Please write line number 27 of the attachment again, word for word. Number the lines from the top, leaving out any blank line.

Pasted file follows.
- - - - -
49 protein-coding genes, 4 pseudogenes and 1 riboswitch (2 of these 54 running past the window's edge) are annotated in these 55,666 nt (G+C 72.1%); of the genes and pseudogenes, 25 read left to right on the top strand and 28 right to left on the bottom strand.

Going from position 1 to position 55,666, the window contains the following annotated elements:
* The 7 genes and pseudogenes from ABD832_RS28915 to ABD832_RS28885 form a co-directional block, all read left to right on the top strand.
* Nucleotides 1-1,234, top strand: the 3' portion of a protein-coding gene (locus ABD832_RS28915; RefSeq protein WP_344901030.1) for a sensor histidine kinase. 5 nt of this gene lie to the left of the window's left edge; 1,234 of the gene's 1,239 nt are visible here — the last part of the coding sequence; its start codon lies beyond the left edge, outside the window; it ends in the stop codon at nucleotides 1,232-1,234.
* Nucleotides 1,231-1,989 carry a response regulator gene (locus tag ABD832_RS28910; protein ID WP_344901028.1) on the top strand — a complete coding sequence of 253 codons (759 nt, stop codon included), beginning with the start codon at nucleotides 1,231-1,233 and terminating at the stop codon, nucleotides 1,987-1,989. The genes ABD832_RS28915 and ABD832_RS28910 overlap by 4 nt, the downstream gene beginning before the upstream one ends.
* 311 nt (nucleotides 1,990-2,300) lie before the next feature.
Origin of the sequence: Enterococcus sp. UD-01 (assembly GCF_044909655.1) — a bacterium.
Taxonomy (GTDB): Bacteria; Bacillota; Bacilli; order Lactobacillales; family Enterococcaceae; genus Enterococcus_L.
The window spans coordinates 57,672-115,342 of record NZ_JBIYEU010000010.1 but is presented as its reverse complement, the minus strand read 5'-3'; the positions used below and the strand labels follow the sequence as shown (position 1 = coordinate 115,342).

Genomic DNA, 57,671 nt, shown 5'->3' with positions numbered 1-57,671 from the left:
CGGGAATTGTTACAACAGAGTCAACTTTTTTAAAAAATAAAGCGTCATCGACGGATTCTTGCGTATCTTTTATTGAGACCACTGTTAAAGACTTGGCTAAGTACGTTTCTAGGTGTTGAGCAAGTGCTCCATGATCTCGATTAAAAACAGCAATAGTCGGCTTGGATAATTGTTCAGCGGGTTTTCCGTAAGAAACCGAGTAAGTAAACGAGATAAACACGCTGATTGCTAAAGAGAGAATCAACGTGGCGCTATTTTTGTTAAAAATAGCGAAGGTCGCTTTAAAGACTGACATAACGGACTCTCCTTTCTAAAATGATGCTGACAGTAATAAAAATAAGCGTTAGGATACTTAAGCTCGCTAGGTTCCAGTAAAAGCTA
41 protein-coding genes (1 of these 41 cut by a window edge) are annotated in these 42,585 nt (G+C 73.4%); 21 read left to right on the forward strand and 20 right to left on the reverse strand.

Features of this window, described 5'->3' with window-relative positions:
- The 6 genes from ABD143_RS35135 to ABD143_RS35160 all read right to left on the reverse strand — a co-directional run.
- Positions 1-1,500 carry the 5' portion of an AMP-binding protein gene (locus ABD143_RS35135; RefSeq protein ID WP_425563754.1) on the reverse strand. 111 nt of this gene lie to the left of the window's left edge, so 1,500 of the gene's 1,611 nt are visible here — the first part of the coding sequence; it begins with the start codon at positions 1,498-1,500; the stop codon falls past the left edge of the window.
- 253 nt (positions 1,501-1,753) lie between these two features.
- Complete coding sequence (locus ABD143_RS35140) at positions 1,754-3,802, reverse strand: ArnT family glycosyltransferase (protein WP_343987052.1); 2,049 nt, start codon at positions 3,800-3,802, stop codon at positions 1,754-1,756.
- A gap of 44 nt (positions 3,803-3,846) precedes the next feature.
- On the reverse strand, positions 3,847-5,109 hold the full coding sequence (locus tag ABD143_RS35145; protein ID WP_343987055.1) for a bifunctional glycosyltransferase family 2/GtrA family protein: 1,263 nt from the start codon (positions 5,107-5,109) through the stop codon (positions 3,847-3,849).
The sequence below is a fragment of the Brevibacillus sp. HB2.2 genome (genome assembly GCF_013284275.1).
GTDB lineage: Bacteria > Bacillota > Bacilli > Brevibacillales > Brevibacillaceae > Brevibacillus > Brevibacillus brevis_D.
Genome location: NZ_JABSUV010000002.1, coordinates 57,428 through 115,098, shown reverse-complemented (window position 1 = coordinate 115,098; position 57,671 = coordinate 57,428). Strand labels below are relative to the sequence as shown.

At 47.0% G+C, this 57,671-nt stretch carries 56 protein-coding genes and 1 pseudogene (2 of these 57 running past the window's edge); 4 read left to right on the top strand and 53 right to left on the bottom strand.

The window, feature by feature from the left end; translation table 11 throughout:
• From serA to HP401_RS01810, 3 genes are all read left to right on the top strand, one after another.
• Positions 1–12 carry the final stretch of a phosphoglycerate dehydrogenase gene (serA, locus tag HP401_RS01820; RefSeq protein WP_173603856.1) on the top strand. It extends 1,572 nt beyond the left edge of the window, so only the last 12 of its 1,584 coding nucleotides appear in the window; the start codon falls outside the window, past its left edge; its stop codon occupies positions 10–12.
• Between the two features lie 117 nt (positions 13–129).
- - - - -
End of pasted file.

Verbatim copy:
• Between the two features lie 117 nt (positions 13–129).